Windows-Live-Writer-Why-are-you-calling-me_1215D-woman_on_phone_thumbA few Saturday mornings ago I was jolted awake by a phone call at 6:15.

“Is this Andrea Gallagher?”

“Yes, who’s this?”

“This is Lifeline, Mrs. Gallagher. Your mother pushed her Lifeline button a little while ago and asked us to call an ambulance. Your father passed out. He and your mom are on their way to the hospital.”

With a trembling voice I asked, “Do you know which hospital?” Somehow I thought this was a more appropriate question than “How is he?” since I figured she did not know.

“No, I don’t. Their preferred hospital is not on our form.”

“It is Lowell General. Please write it down for the future. Did you call anyone else on the list?” I asked, knowing my two sisters are listed on the Lifeline form.

“No, you are the first person I called after the ambulance.”

I was thinking, this is crazy, I am 3,000 miles away. My sister Carla lives three minutes from my parents; why didn’t they call her?

I thanked the lady. She was very nice, and before hanging up she gave me one more comforting piece of information.

“Your dad was awake when they took him to the hospital.”

I broke down in tears even though it was good news.

At that point I was thankful to Lifeline, but I had a question to file away for later: Why did they call me before my sister who lives close by?

Later I found out it’s because Lifeline has two lists: Responders and Informers. Depending on the situation and the client’s wishes, the Responder called will either be the police, the fire department, an ambulance or, in my parents’ case, my sister who lives nearby. The Informers are called afterward, in alphabetical order by last name. That’s why I was called first.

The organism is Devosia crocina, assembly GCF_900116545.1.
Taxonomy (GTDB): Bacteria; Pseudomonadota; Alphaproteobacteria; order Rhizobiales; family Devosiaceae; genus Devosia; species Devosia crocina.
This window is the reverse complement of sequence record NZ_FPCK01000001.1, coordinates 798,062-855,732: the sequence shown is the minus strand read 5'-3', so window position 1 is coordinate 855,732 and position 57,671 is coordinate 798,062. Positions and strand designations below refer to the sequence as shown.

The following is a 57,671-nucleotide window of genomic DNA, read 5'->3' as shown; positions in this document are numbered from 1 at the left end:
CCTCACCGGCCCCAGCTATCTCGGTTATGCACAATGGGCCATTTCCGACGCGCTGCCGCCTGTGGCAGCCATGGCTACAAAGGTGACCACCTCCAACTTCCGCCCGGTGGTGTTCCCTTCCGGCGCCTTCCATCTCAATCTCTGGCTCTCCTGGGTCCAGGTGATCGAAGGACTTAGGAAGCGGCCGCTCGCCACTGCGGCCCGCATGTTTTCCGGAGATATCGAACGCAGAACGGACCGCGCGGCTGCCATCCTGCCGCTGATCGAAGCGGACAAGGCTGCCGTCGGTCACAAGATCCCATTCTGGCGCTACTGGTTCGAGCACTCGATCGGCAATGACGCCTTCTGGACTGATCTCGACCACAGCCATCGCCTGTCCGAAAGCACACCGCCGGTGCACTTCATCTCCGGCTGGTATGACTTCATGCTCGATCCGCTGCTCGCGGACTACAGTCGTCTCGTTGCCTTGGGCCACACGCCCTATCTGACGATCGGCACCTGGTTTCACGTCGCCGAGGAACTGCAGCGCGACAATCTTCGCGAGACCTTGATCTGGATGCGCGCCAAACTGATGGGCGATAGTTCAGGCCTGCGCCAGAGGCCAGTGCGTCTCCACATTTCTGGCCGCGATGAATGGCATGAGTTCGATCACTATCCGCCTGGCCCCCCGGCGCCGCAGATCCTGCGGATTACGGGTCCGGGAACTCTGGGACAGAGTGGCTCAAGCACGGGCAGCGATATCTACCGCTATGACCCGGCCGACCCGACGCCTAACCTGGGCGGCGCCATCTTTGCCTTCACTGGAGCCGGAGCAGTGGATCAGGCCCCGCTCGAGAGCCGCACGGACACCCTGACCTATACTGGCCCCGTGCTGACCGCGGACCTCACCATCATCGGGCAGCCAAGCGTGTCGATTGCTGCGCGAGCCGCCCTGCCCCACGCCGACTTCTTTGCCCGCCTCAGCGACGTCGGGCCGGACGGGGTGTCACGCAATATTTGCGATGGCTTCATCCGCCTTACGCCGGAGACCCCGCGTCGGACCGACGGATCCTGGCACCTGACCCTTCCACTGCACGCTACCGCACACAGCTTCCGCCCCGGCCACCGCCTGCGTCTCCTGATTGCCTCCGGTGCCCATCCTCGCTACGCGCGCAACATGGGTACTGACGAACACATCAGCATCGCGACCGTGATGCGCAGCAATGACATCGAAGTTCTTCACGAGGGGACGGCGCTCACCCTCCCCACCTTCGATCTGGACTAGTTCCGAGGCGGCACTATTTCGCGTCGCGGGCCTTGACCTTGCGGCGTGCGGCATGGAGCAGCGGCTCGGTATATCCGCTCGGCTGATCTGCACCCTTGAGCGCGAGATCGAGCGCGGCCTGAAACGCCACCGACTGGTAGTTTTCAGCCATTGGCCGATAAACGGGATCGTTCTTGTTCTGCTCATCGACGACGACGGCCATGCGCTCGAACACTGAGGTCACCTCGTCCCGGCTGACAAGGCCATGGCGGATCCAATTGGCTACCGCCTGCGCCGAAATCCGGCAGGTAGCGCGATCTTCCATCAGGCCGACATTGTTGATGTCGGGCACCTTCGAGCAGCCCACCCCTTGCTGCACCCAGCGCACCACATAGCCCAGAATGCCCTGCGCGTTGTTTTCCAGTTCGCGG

After the call from Lifeline, I quickly called Carla on her cellphone. She was at our parents’ house. Our mom had called her after she called Lifeline, and my sister arrived just as the ambulance was pulling up.

My sister told me she was glad she was there. Mom was distraught and not thinking clearly and could barely think of what to collect and bring to the hospital.

Fortunately my dad came to just before the ambulance arrived, so the paramedics quickly set to work checking his vitals.

My parents were just beginning their day that morning. My dad had been moving from a lying down to a sitting position with my mom’s help, as he cannot do it alone, and he experienced a loss of consciousness due to low blood pressure.

We’d recently learned my dad has orthostatic hypotension, a form of low blood pressure that occurs when you move from reclining to sitting or sitting to standing. After numerous doctor visits we’d found there is nothing that can be done in his particular case. While my dad normally has high blood pressure, this low blood pressure condition is a side effect of his long-term Parkinson’s disease.

In the matter of a week, my dad went from ambulance to ER to a hospital room for two nights to rehab, also known as a skilled nursing facility.

Why, you might ask, was all this medical care required for a simple fainting episode where my dad did not hurt himself and came to on his own?

It seems that in the short time my dad was in the hospital, where they confirmed his diagnosis of orthostatic hypotension, my dad had become so weak that the doctors suggested it was best if he entered rehab for a short period of time to regain his strength.

For many older people, hospitalization results in mental or physical decline. This can happen even with a short hospital stay and even if they’ve been cured of whatever brought them to the hospital in the first place. Continuous bed rest and a lack of socialization contribute to the decline.

My dad is home now, but his and my mom’s lives have changed dramatically.

Managing moves from hospital or rehab to home (care transitions) was a hotly discussed topic at a recent conference I attended. Watch for my next column to hear more about my dad’s experience.

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